Genealogists and historians look backward at the past. What they hope to find are people who did the opposite and looked forward to the future.
In 200 years or so, one of your descendants could come looking for you. What do you want them to find? Just your name and the dates you were born and died? Aren’t you about more than that?
Think forward about your descendants. Remember that your life too, is part of the historical record. Preserve your stories – in your own words. Write those stories down!
You don’t have to tell it all — the lessons from thirty, fifty, eighty years of living can seem a daunting prospect to write, or even remember. To convey a sense of who you are or what is important to you, write about significant motivators in your life — what your passions are, what lessons you have learned, or who you have loved.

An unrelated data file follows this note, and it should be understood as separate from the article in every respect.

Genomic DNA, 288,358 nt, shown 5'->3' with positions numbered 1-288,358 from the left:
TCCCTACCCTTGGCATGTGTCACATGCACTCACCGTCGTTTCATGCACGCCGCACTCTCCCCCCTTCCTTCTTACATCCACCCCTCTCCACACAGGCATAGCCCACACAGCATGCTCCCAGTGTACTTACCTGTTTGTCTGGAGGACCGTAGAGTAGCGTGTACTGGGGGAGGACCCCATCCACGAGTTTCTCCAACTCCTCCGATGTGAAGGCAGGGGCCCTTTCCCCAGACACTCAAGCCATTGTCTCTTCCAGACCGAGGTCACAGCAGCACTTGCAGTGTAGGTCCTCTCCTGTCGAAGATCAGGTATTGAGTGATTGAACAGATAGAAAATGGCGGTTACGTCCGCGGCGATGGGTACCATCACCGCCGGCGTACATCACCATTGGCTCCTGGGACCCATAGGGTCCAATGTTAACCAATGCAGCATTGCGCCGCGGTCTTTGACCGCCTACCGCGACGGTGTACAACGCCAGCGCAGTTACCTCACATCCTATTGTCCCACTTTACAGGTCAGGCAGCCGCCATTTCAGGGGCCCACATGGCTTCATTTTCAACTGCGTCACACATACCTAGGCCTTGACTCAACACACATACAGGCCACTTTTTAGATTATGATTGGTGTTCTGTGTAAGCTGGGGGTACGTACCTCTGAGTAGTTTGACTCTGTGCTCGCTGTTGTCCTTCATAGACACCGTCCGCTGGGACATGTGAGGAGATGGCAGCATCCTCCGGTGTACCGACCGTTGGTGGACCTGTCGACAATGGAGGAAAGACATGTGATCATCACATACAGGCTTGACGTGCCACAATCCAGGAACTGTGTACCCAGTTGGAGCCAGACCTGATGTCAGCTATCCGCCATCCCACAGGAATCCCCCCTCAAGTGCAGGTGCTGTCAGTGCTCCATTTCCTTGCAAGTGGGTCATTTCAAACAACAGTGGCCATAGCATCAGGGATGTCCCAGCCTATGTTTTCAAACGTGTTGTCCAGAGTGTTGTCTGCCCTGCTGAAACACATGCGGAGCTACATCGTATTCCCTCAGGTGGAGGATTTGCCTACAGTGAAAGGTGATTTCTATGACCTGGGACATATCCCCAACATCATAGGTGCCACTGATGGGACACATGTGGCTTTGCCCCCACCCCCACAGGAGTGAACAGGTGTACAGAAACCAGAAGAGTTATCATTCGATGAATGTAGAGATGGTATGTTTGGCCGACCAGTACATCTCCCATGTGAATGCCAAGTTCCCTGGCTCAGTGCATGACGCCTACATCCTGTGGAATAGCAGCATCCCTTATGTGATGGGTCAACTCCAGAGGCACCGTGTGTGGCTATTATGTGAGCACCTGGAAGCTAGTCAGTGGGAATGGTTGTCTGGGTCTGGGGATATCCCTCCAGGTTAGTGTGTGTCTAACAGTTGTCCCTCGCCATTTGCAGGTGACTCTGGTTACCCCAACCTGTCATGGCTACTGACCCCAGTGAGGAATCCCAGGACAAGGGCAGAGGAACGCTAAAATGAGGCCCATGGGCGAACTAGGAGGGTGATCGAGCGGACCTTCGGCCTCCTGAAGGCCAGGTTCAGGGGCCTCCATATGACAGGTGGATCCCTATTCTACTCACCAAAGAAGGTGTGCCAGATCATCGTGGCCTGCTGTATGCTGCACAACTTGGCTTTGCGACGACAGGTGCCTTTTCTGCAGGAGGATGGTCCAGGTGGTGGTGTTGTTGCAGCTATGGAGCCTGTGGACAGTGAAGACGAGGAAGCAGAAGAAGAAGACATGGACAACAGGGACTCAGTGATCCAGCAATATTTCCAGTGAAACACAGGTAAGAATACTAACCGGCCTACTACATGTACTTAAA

If your goal is to leave a legacy to your descendants or future historians, your writings may become a primary source – a historical term that means you were present at a particular event or during a specific time. For instance, if your great-great-great-grandfather voted against Lincoln in the presidential election of 1860, or fought in the Battle of Gettysburg, or helped runaway slaves escape on the Underground Railway, or was a friend of Jefferson Davis – wouldn’t you like to read his own words on the subject? Well, who might be reading your words in 200 years?
We make wills to ensure our possessions are passed on to those who cherish them or can use them. But possessions are just things. Stories are alive. One of the greatest gifts you can give your descendants is the story of who you are. What were your hopes, your dreams, your fears, your griefs? What did you learn? What did you teach? Who did you love?